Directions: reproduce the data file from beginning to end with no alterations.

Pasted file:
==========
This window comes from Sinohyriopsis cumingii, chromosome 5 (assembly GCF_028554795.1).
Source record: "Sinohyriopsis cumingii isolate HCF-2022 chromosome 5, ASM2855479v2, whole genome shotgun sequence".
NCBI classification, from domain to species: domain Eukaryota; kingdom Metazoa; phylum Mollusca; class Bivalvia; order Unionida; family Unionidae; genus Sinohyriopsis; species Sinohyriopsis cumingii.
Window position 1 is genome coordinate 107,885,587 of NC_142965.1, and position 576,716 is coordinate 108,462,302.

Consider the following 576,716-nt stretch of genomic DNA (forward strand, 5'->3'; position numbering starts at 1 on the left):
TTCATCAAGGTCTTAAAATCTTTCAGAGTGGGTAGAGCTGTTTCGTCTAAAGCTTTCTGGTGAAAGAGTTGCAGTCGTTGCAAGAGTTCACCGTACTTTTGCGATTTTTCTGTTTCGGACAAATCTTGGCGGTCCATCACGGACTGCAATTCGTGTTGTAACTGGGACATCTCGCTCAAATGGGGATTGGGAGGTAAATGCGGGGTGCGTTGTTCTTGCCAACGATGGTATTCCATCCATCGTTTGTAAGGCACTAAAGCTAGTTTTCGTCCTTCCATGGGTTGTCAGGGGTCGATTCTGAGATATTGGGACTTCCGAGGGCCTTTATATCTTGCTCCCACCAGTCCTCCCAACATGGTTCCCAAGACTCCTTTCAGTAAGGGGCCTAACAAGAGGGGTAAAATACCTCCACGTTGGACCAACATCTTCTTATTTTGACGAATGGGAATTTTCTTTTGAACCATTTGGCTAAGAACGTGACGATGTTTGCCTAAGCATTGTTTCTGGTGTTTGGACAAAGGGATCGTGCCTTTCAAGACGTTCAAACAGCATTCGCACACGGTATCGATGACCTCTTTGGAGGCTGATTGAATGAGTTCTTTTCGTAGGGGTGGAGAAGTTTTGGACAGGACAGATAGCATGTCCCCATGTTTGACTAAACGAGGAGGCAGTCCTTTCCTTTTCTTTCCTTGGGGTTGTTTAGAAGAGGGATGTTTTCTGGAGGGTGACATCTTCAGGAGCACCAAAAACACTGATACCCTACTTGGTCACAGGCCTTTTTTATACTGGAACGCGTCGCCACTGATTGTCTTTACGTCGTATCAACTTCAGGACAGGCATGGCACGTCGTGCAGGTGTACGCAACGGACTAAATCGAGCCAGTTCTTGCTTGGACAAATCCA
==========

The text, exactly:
This window comes from Sinohyriopsis cumingii, chromosome 5 (assembly GCF_028554795.1).
Source record: "Sinohyriopsis cumingii isolate HCF-2022 chromosome 5, ASM2855479v2, whole genome shotgun sequence".
NCBI classification, from domain to species: domain Eukaryota; kingdom Metazoa; phylum Mollusca; class Bivalvia; order Unionida; family Unionidae; genus Sinohyriopsis; species Sinohyriopsis cumingii.
Window position 1 is genome coordinate 107,885,587 of NC_142965.1, and position 576,716 is coordinate 108,462,302.

Consider the following 576,716-nt stretch of genomic DNA (forward strand, 5'->3'; position numbering starts at 1 on the left):
TTCATCAAGGTCTTAAAATCTTTCAGAGTGGGTAGAGCTGTTTCGTCTAAAGCTTTCTGGTGAAAGAGTTGCAGTCGTTGCAAGAGTTCACCGTACTTTTGCGATTTTTCTGTTTCGGACAAATCTTGGCGGTCCATCACGGACTGCAATTCGTGTTGTAACTGGGACATCTCGCTCAAATGGGGATTGGGAGGTAAATGCGGGGTGCGTTGTTCTTGCCAACGATGGTATTCCATCCATCGTTTGTAAGGCACTAAAGCTAGTTTTCGTCCTTCCATGGGTTGTCAGGGGTCGATTCTGAGATATTGGGACTTCCGAGGGCCTTTATATCTTGCTCCCACCAGTCCTCCCAACATGGTTCCCAAGACTCCTTTCAGTAAGGGGCCTAACAAGAGGGGTAAAATACCTCCACGTTGGACCAACATCTTCTTATTTTGACGAATGGGAATTTTCTTTTGAACCATTTGGCTAAGAACGTGACGATGTTTGCCTAAGCATTGTTTCTGGTGTTTGGACAAAGGGATCGTGCCTTTCAAGACGTTCAAACAGCATTCGCACACGGTATCGATGACCTCTTTGGAGGCTGATTGAATGAGTTCTTTTCGTAGGGGTGGAGAAGTTTTGGACAGGACAGATAGCATGTCCCCATGTTTGACTAAACGAGGAGGCAGTCCTTTCCTTTTCTTTCCTTGGGGTTGTTTAGAAGAGGGATGTTTTCTGGAGGGTGACATCTTCAGGAGCACCAAAAACACTGATACCCTACTTGGTCACAGGCCTTTTTTATACTGGAACGCGTCGCCACTGATTGTCTTTACGTCGTATCAACTTCAGGACAGGCATGGCACGTCGTGCAGGTGTACGCAACGGACTAAATCGAGCCAGTTCTTGCTTGGACAAATCCA